5 TV landscapes you can visit in the UK

February 16, 2018 Lifestyle, Travel

I’ve always had a thing for gardens, nature and landscapes. Perhaps it was my countryside upbringing or my mother’s love of plants that have filtered down into my bloodstream. I made brilliant use of my National Trust Student Membership whilst it lasted and enjoy nothing more than discovering a new garden on a piece of the countryside no matter the weather.

We’re blessed with a beautiful countryside just waiting to be explored and Suttons, garden lovers and retailers of vegetable seeds, have put together this list of the top 5 places in the UK you can visit that also just so happen to feature on the big screen. 

 

The Dark Hedges – Game of Thrones

the-dark-hedges-tree-tunnel-5

Situated on Bregagh Road in Northern Ireland is The Dark Hedges, an avenue of beech trees made famous by the popular TV series, Game of Thrones. It was first featured in episode one of the second series as King’s Road — the path that Arya took as she escaped from King’s Landing dressed as a boy, travelling through the Hedges to reach the Night’s Watch.

Following its appearance on TV, it has become a massive tourist attraction. The trees are situated close to the northern coast, where other attractions lie such as the Carrick-a-Rede rope bridge and the Giant’s Causeway. Voted one of the world’s most beautiful places by the Architectural Digest magazine, The Dark Hedges are a sight to see for tree-lovers. They were planted in the 18th century and intertwine to create a mystical avenue.

 

Stourhead Landscape Garden – Pride and Prejudice

Featured in the 2005 production of Pride and Prejudice, Stourhead Landscape Garden in Wiltshire is a wonderful garden to visit. It is the place where Mr Darcy first proposed to Lizzie before she made her exit across the Palladian Bridge. Work on the garden begun in 1740 and wasn’t completed until 1780. It’s since been described as a ‘living work of art’ — if that doesn’t convince you to visit, I don’t know what will!

 

Alnwick Garden – Harry Potter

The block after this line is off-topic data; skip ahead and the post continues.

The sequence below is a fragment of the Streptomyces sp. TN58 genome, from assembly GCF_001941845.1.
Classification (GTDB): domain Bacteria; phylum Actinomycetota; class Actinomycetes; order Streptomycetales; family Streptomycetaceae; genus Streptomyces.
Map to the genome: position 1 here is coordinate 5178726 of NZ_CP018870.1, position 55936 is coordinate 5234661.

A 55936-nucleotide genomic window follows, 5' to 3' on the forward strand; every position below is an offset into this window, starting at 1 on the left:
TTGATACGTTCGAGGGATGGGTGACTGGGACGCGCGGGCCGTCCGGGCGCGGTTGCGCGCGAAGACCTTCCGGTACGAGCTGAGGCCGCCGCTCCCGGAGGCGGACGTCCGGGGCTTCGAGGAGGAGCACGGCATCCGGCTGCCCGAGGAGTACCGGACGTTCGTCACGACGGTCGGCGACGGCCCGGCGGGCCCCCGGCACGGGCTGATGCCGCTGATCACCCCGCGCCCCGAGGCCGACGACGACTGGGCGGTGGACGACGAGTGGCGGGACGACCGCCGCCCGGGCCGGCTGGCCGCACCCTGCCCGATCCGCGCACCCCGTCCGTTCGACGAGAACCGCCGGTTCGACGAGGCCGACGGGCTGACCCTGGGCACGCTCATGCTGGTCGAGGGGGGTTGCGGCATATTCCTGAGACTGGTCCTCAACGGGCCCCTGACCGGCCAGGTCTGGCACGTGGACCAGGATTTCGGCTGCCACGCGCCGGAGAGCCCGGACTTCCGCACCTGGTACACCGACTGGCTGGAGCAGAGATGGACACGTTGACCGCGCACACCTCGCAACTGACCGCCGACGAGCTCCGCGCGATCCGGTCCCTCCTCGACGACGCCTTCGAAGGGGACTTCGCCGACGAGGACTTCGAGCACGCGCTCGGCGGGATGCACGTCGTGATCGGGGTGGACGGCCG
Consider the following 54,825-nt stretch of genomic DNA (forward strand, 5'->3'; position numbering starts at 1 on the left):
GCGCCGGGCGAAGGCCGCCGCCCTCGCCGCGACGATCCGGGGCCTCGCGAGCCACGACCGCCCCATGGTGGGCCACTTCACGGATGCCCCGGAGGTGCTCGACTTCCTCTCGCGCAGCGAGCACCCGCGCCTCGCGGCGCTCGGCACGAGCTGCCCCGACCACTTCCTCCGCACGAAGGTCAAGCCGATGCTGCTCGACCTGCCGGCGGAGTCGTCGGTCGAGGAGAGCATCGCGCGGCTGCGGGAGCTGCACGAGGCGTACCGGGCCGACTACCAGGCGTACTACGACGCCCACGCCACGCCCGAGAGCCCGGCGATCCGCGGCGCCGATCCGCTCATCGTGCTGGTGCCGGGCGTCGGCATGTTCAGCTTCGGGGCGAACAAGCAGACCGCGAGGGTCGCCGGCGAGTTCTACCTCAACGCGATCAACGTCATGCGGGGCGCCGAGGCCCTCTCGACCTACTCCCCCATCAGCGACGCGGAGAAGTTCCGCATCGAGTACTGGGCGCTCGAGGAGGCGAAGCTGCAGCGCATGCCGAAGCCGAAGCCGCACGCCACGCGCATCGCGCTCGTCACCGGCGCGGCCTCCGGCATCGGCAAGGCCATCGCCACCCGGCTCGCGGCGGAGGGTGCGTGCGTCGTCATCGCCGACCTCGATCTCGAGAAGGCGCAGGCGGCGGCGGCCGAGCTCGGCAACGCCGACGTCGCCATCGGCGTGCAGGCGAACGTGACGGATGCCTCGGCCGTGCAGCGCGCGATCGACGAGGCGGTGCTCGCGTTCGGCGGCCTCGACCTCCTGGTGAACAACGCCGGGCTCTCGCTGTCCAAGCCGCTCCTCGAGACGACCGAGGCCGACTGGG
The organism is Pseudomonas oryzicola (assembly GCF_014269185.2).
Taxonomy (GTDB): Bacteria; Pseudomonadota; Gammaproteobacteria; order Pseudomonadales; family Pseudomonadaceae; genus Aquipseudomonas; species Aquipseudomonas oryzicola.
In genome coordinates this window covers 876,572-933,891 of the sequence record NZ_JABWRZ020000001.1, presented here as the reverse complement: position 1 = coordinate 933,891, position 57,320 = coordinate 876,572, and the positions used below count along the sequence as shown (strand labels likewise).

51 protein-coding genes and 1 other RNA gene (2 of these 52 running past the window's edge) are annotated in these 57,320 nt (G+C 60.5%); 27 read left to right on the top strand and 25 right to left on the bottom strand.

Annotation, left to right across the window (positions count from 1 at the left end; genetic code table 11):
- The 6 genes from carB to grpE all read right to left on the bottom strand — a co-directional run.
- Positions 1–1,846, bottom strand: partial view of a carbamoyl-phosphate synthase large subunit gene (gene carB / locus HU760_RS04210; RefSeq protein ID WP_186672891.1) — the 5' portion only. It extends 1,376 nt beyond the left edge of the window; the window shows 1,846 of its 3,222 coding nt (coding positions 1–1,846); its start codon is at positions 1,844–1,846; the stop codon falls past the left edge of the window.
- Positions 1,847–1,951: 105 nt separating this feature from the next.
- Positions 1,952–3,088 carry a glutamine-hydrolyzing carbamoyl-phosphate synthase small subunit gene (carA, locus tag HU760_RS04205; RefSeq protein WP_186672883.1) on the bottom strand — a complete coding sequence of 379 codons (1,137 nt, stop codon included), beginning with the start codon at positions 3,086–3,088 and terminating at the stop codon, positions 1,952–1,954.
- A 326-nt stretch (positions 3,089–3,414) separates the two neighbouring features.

Alnwick Castle in Northumberland was the castle that transformed into Hogwarts School of Witchcraft and Wizardry for the first time in 2000 during the filming of Harry Potter and the Philosopher’s Stone. It was also within the grounds of this castle that Harry and his friends first learnt to fly their broomsticks.

One could argue that it was the castle on the screen and not the gardens, however, neither would be the same without the other. The gardens are home to 200 different species of roses; you can see the Christmas Rose bloom in December and the English Shrub Rose open up in June. For those interested in the dark arts there is also a Poison Garden where you will discover plants that can kill. Voldemort would approve.

 

The Eden Project – Die Another Day

The Eden Project is situated in the south of the UK, in the county of Cornwall. It’s considered to be the world’s biggest indoor rainforest and is made up of two huge biomes — a Rainforest Biome and a Mediterranean Biome. For the adrenaline junkies among us, it is home to the longest zip wire in England which flies you over the biomes to give you a birds-eye view of the landscape beneath.

In 2002 the Eden Project became Gustav Graves’ Ice Palace and high-security lair in the James Bond film, Die Another Day.

The biomes are a great way to see plants and wildlife that you’d have to usually cross oceans to see. Experience tropical heat in the Rainforest Biome and discover over 1,000 varieties of flora and fauna — it even has a waterfall! Visit an authentic south-east Asian home too, as well as a vegetable garden to see how herbs, flowers and trees grow in this exotic climate.

 

Aysgarth Falls –  Robin Hood: Prince of Thieves

To visit the waterfalls where Robin Hood: Prince of Thieves famously fights Little John, you’ll have to visit the village of Aysgarth in the Yorkshire Dales. The falls are made up of three smaller waterfalls that are within walking distance of one another. It was at the upper and middle fall that shot to fame in the Robin Hood: Prince of Thieves film. As with most waterfall sites this, one is actually best visited during heavy rain in order to see the waterfall at its most powerful.

 

Now the only question is ‘which will you visit first?’


 

*This post was kindly sponsored by Suttons, but all opinions are my own

 

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As said by Sophia

I'm Sophia Whitham, a Classics graduate from Kings College London embarking on a journey into marketing with Kafoodle. A keen writer, foodie and traveller I have combined my interests into this little corner of the internet 🥂

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